• And an MG42 trigger assembly.
        Although the action of the safety crossbolt was reversed: in Germany, left position is SAFE, not FIRE.

    • I may be wrong , but I recall reading somewhere that the Swedish M37 was the Model D adopted in 6.5×55. Not a new iteration.

  1. and, don’t forget the little hardened steel gizzie insert at the top of the receiver, for instant head space
    adjustment, in the fn-d.

    to my mind, the perfect light machine gun in .308 win/7.62mmx51. kills ’em, drfn.

  2. I can see where the FN D influenced the fabulous FAL. If I remember correctly, the Type “A” extractor was the same as a FN D extractor. The FAL rat tail also seems to come from this gun. Dieudonne was truly a gift from God!

    • Yes,
      Dieudonne was truly a gift from God!
      To assist Ian’s pronunciation: Dieudonne is pronounced: “dyu don a” with the “y” passive. The “u” and “a” are hard.

  3. So did Ohio Ordnance Works adopt any of the FN enhancements for their modern HCAR take on the BAR? I’d check their web site, but it’s uselessly coded (and the semi-auto-only model is presumably its own novel operating system).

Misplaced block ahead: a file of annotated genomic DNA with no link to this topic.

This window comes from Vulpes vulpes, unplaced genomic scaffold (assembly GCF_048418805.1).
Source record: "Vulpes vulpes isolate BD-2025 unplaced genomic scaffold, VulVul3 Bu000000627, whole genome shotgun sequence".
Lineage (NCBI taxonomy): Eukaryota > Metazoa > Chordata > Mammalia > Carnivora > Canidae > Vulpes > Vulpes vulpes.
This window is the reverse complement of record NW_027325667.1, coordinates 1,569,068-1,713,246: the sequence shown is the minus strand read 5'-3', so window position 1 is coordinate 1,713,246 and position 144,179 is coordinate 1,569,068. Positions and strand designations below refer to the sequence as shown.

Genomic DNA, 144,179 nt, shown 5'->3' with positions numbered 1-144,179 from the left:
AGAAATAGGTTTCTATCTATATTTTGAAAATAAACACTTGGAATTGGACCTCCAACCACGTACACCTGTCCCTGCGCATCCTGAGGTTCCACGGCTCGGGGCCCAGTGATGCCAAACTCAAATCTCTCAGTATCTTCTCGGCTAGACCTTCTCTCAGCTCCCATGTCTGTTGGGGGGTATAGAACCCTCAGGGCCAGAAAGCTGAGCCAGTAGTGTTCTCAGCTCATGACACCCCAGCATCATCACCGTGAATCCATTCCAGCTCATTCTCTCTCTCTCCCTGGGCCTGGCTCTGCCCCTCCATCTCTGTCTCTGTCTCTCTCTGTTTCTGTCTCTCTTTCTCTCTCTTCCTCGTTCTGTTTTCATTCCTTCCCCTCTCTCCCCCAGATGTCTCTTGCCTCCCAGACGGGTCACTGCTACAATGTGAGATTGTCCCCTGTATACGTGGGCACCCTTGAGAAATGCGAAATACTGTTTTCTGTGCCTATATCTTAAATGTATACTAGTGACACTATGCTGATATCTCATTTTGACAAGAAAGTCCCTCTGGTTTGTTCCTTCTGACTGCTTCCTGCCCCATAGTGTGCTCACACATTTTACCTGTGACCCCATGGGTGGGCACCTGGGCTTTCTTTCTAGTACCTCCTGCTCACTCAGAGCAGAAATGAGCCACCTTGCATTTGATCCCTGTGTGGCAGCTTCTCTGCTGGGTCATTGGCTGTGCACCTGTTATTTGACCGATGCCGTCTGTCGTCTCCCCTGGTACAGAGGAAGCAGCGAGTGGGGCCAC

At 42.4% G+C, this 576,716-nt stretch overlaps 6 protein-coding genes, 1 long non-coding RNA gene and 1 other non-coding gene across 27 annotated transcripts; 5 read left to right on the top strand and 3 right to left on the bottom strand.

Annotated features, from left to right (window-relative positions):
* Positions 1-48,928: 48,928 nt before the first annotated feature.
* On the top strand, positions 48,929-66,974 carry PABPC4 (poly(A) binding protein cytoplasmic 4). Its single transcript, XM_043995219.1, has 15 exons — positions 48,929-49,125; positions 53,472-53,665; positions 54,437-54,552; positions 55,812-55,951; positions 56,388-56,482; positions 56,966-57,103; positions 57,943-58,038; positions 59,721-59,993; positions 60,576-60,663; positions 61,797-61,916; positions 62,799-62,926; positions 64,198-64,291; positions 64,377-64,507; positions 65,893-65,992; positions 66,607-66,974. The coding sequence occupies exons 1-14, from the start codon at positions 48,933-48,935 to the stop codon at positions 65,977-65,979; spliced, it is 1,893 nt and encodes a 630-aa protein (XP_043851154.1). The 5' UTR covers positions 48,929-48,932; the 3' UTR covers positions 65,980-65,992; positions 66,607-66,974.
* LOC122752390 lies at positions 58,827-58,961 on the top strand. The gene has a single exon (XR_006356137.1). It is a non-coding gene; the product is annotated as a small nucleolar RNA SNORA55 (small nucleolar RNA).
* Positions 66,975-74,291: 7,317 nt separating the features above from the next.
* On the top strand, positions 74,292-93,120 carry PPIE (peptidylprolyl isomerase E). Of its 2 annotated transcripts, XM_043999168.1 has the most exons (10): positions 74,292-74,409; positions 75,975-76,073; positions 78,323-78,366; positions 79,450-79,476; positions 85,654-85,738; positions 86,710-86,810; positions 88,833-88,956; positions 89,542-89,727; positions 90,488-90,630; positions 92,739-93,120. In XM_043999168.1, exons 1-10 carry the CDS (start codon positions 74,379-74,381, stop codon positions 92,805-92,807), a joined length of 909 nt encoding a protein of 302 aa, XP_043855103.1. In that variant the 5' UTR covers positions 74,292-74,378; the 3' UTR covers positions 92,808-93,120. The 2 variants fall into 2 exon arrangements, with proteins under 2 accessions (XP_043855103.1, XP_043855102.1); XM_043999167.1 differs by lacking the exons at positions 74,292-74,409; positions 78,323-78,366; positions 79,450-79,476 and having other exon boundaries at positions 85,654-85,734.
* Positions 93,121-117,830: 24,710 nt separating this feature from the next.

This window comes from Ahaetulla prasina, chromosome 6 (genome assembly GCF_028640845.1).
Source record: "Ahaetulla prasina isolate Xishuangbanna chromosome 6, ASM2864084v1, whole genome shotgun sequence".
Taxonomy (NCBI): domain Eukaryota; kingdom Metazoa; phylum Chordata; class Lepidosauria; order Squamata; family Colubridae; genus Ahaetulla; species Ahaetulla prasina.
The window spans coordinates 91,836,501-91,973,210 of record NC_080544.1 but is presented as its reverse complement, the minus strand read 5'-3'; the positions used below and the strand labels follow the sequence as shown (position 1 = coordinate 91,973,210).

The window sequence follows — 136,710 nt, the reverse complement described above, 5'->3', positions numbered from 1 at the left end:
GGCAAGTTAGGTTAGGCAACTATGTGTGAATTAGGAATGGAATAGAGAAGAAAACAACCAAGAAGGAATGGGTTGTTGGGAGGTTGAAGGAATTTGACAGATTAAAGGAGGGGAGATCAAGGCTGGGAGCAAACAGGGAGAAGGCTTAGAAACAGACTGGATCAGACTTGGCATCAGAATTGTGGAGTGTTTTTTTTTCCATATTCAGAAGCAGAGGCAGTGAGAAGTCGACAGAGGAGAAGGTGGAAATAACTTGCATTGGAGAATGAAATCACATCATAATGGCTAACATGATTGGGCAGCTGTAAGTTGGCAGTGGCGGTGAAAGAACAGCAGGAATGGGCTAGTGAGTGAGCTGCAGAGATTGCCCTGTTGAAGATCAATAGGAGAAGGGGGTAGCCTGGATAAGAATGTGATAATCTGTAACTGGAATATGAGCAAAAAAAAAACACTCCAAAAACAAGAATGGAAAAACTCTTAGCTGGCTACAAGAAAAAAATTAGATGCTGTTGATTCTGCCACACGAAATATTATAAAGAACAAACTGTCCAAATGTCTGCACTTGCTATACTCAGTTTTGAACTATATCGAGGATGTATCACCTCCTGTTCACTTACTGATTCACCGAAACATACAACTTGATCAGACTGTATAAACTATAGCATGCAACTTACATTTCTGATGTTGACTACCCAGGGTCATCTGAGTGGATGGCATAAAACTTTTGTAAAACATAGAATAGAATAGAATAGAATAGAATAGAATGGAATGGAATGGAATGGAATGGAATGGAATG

4. If only the Model D’s features had been applied to the M1918 before America jumped in after Pearl Harbor. But, no, Army Ordnance had the last say. “Either the M1918’s variants stay almost entirely the same as the original or we junk them all as scrap.”

    • “(…)features had been applied(…)”
      Interestingly rate reducer was actually tested but eventually sent into oblivion as it would break parts compatibility, according to https://en.wikipedia.org/wiki/M1918_Browning_Automatic_Rifle